Furthermore, I guarded against concluding portions of the Bible were man-made and antiquated, like sexual purity, which I found some doing when that teaching revealed their guilt. To such individuals Paul said in 1 Thessalonians 4:7–8, “For God has not called us for the purpose of impurity, but in sanctification. So, he who rejects this is not rejecting man but the God who gives His Holy Spirit to you.” Thus, for me, as a pastor, I took Paul’s admonition to Timothy seriously. I needed to be one who was “accurately handling the word of truth” (2 Timothy 2:15).

What do you believe? Have you made a decision to live on “every word that proceeds out of the mouth of God”? Are you seeking to handle accurately the word of truth?

What a high call and privilege it is for us to live our lives according to the whole body of truth already revealed to us in the Scriptures.

-Dr. E

Discussion Questions

  1. Jesus said, “Man shall not live on bread alone, but on every word that proceeds out of the mouth of God.” What does that mean to you? How have you applied this to your life?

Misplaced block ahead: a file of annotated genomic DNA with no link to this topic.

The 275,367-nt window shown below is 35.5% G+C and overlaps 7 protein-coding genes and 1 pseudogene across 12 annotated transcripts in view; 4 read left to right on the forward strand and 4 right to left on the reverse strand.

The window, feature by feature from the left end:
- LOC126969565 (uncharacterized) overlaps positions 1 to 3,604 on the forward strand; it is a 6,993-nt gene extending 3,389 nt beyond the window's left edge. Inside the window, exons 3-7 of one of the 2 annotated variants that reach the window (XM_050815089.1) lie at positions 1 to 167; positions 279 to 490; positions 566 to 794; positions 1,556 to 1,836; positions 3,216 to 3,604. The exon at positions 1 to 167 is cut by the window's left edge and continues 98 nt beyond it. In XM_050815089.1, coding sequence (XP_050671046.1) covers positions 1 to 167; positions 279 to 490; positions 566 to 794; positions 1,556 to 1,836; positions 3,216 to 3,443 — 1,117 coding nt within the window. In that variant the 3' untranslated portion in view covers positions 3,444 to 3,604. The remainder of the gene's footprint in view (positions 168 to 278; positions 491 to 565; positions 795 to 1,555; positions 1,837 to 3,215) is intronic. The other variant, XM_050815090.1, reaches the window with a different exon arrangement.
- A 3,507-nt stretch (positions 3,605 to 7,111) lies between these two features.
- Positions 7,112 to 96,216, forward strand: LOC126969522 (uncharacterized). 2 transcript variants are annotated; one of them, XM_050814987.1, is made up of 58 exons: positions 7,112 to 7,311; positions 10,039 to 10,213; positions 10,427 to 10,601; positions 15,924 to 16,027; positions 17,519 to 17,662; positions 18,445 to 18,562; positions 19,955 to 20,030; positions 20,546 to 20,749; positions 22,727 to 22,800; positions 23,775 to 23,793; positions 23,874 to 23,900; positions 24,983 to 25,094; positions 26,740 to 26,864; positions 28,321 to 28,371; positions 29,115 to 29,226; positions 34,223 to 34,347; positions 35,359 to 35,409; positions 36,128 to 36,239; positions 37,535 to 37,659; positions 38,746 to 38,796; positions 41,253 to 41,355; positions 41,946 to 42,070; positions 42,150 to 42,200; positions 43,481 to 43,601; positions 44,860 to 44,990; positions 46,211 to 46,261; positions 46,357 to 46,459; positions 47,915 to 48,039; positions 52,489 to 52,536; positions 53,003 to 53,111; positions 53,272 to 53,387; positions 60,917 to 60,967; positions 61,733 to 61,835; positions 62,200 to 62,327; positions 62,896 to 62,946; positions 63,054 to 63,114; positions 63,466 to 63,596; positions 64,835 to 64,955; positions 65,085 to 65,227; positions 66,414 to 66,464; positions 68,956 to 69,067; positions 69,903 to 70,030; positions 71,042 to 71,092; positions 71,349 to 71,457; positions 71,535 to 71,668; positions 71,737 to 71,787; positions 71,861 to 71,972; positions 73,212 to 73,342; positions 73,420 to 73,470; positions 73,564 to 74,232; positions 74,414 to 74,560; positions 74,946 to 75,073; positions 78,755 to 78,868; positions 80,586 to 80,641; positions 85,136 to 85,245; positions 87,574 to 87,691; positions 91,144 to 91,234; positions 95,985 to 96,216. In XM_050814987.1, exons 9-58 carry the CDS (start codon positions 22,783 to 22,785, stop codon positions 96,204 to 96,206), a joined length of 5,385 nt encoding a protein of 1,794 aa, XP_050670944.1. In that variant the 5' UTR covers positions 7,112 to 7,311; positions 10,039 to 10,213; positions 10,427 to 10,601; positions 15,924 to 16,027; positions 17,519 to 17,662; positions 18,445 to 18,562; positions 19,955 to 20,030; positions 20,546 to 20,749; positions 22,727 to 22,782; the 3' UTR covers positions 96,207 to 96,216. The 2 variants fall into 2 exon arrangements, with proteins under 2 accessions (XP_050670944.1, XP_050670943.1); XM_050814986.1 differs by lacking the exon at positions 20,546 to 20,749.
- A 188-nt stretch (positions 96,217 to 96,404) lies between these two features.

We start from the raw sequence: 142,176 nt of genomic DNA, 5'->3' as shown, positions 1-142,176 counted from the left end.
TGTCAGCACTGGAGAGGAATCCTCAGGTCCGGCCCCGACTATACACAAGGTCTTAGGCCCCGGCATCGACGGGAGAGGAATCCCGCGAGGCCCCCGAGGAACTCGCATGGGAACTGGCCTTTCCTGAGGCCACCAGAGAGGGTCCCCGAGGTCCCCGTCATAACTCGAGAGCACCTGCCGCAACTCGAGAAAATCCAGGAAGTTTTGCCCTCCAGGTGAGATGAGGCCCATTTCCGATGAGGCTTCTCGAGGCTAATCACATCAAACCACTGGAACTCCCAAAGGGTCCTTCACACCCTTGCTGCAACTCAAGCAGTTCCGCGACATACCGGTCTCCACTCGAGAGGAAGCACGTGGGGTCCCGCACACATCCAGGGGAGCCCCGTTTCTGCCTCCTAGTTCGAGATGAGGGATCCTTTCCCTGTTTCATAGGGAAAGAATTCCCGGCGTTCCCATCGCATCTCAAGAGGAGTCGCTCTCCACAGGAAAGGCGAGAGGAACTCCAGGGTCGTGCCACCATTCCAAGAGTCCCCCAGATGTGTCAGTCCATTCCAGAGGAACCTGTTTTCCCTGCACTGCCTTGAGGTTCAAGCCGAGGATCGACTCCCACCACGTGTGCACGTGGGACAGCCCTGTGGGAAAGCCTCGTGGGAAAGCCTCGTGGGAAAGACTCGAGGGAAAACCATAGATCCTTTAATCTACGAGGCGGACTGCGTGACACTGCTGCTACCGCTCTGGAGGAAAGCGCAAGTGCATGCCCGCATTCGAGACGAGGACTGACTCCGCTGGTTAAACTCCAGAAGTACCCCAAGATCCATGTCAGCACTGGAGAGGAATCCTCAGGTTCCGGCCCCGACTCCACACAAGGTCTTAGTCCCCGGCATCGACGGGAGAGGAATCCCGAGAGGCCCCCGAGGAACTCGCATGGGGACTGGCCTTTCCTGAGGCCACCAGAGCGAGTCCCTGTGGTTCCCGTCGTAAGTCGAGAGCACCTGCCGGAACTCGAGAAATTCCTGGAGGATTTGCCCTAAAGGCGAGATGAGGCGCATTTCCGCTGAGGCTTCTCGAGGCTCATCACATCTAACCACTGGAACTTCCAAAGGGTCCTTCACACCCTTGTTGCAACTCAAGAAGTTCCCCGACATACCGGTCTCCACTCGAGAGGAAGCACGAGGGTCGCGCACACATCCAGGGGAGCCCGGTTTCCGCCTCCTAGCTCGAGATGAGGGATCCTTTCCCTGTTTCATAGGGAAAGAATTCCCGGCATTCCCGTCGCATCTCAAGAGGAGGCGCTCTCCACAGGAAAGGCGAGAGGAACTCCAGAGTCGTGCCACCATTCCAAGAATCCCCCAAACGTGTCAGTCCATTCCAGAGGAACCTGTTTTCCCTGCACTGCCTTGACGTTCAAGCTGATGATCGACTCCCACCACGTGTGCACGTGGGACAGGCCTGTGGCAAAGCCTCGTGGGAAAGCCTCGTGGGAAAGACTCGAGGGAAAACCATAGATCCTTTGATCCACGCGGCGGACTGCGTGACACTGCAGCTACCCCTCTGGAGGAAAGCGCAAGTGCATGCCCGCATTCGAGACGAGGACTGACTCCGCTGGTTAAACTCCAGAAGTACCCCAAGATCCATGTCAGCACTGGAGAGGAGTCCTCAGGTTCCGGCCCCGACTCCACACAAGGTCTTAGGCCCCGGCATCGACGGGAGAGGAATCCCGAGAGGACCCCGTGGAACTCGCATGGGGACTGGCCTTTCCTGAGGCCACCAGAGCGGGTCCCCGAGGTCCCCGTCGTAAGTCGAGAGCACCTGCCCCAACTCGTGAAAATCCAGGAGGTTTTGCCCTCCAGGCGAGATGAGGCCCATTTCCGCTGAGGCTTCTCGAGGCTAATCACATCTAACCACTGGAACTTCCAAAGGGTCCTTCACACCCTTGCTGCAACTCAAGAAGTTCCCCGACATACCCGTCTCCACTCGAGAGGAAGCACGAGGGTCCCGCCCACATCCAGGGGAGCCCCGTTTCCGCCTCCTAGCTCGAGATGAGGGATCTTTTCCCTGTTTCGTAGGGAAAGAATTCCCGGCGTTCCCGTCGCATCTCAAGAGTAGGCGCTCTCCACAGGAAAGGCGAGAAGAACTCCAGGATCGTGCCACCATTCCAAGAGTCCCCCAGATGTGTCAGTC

2. Do you believe that the complete body of truth has been revealed to us already in the sixty-six books of the Bible? How have you heard or read about ways in which others have tried either adding to or editing the complete body of truth? Based on the scriptures mentioned above, do you believe we are able to make such additions? Why or why not?
  3. Why is it dangerous to decide for ourselves that certain portions of scriptures are man-made and antiquated? Where have you seen others making “updates” based on current cultures? What are they saying, consciously or subconsciously, about the Word of God found in the Bible when they make these decisions for themselves?
  4. How do you need to handle more accurately the word of truth in your life today? If “the word of God is living and active” (Hebrews 4:12), what are some instructions from God that need to become more “active” in your life today?